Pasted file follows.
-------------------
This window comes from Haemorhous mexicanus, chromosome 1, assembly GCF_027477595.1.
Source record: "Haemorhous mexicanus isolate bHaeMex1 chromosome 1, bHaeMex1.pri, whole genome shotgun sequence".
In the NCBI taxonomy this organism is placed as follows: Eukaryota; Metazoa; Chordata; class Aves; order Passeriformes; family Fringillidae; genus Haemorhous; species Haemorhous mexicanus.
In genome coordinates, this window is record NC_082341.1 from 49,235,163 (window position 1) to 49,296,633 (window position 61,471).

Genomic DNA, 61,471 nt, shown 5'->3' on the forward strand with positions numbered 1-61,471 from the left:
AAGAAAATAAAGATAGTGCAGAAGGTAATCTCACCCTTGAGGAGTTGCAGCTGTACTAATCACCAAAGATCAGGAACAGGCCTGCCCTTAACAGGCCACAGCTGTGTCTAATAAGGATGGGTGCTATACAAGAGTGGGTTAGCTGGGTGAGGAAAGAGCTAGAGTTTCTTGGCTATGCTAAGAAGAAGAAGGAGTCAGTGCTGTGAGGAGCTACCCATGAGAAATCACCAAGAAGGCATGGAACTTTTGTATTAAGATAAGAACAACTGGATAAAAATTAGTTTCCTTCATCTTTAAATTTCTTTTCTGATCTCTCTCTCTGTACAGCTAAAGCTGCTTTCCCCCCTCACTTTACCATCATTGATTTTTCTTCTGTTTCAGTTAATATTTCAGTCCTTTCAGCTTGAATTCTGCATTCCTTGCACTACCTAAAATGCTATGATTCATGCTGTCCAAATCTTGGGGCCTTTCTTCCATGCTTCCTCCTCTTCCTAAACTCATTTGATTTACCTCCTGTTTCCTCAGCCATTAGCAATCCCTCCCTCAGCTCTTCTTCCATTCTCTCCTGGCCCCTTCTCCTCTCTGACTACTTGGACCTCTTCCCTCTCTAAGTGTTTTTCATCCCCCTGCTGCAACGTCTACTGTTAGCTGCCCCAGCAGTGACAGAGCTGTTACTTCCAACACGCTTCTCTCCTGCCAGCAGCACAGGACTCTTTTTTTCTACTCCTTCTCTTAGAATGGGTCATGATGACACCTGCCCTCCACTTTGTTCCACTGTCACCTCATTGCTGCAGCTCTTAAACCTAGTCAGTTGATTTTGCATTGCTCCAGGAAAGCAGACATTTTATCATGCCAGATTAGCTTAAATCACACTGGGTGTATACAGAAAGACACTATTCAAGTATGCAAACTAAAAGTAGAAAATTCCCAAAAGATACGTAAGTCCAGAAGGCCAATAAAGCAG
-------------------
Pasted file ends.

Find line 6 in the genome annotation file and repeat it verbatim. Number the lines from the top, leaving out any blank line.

AAGAAAATAAAGATAGTGCAGAAGGTAATCTCACCCTTGAGGAGTTGCAGCTGTACTAATCACCAAAGATCAGGAACAGGCCTGCCCTTAACAGGCCACAGCTGTGTCTAATAAGGATGGGTGCTATACAAGAGTGGGTTAGCTGGGTGAGGAAAGAGCTAGAGTTTCTTGGCTATGCTAAGAAGAAGAAGGAGTCAGTGCTGTGAGGAGCTACCCATGAGAAATCACCAAGAAGGCATGGAACTTTTGTATTAAGATAAGAACAACTGGATAAAAATTAGTTTCCTTCATCTTTAAATTTCTTTTCTGATCTCTCTCTCTGTACAGCTAAAGCTGCTTTCCCCCCTCACTTTACCATCATTGATTTTTCTTCTGTTTCAGTTAATATTTCAGTCCTTTCAGCTTGAATTCTGCATTCCTTGCACTACCTAAAATGCTATGATTCATGCTGTCCAAATCTTGGGGCCTTTCTTCCATGCTTCCTCCTCTTCCTAAACTCATTTGATTTACCTCCTGTTTCCTCAGCCATTAGCAATCCCTCCCTCAGCTCTTCTTCCATTCTCTCCTGGCCCCTTCTCCTCTCTGACTACTTGGACCTCTTCCCTCTCTAAGTGTTTTTCATCCCCCTGCTGCAACGTCTACTGTTAGCTGCCCCAGCAGTGACAGAGCTGTTACTTCCAACACGCTTCTCTCCTGCCAGCAGCACAGGACTCTTTTTTTCTACTCCTTCTCTTAGAATGGGTCATGATGACACCTGCCCTCCACTTTGTTCCACTGTCACCTCATTGCTGCAGCTCTTAAACCTAGTCAGTTGATTTTGCATTGCTCCAGGAAAGCAGACATTTTATCATGCCAGATTAGCTTAAATCACACTGGGTGTATACAGAAAGACACTATTCAAGTATGCAAACTAAAAGTAGAAAATTCCCAAAAGATACGTAAGTCCAGAAGGCCAATAAAGCAG